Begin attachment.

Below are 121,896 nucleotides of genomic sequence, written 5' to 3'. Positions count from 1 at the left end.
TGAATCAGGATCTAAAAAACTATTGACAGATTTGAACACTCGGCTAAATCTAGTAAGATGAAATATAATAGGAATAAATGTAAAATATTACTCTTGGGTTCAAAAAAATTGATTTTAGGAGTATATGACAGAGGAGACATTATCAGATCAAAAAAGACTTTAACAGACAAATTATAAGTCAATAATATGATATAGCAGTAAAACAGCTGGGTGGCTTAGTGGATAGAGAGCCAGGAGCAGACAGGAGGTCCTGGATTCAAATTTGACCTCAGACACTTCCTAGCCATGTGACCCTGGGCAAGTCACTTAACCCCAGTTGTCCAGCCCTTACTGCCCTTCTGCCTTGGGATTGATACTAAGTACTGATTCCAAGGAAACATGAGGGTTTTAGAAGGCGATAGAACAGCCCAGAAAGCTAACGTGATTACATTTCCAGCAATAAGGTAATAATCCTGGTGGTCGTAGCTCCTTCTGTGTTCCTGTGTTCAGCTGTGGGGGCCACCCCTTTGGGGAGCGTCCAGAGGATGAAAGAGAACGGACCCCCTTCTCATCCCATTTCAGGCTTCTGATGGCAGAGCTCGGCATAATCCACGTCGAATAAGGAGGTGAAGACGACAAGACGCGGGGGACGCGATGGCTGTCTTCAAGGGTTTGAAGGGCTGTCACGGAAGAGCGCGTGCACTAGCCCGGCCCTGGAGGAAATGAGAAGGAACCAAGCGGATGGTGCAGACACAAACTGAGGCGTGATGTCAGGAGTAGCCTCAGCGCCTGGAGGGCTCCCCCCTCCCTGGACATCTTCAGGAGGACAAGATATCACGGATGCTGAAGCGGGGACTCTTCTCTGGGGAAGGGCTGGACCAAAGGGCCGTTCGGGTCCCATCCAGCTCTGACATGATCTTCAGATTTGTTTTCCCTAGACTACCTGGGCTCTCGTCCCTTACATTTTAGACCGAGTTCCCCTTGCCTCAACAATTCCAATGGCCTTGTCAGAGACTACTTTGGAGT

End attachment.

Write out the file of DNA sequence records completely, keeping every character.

Below are 121,896 nucleotides of genomic sequence, written 5' to 3'. Positions count from 1 at the left end.
TGAATCAGGATCTAAAAAACTATTGACAGATTTGAACACTCGGCTAAATCTAGTAAGATGAAATATAATAGGAATAAATGTAAAATATTACTCTTGGGTTCAAAAAAATTGATTTTAGGAGTATATGACAGAGGAGACATTATCAGATCAAAAAAGACTTTAACAGACAAATTATAAGTCAATAATATGATATAGCAGTAAAACAGCTGGGTGGCTTAGTGGATAGAGAGCCAGGAGCAGACAGGAGGTCCTGGATTCAAATTTGACCTCAGACACTTCCTAGCCATGTGACCCTGGGCAAGTCACTTAACCCCAGTTGTCCAGCCCTTACTGCCCTTCTGCCTTGGGATTGATACTAAGTACTGATTCCAAGGAAACATGAGGGTTTTAGAAGGCGATAGAACAGCCCAGAAAGCTAACGTGATTACATTTCCAGCAATAAGGTAATAATCCTGGTGGTCGTAGCTCCTTCTGTGTTCCTGTGTTCAGCTGTGGGGGCCACCCCTTTGGGGAGCGTCCAGAGGATGAAAGAGAACGGACCCCCTTCTCATCCCATTTCAGGCTTCTGATGGCAGAGCTCGGCATAATCCACGTCGAATAAGGAGGTGAAGACGACAAGACGCGGGGGACGCGATGGCTGTCTTCAAGGGTTTGAAGGGCTGTCACGGAAGAGCGCGTGCACTAGCCCGGCCCTGGAGGAAATGAGAAGGAACCAAGCGGATGGTGCAGACACAAACTGAGGCGTGATGTCAGGAGTAGCCTCAGCGCCTGGAGGGCTCCCCCCTCCCTGGACATCTTCAGGAGGACAAGATATCACGGATGCTGAAGCGGGGACTCTTCTCTGGGGAAGGGCTGGACCAAAGGGCCGTTCGGGTCCCATCCAGCTCTGACATGATCTTCAGATTTGTTTTCCCTAGACTACCTGGGCTCTCGTCCCTTACATTTTAGACCGAGTTCCCCTTGCCTCAACAATTCCAATGGCCTTGTCAGAGACTACTTTGGAGT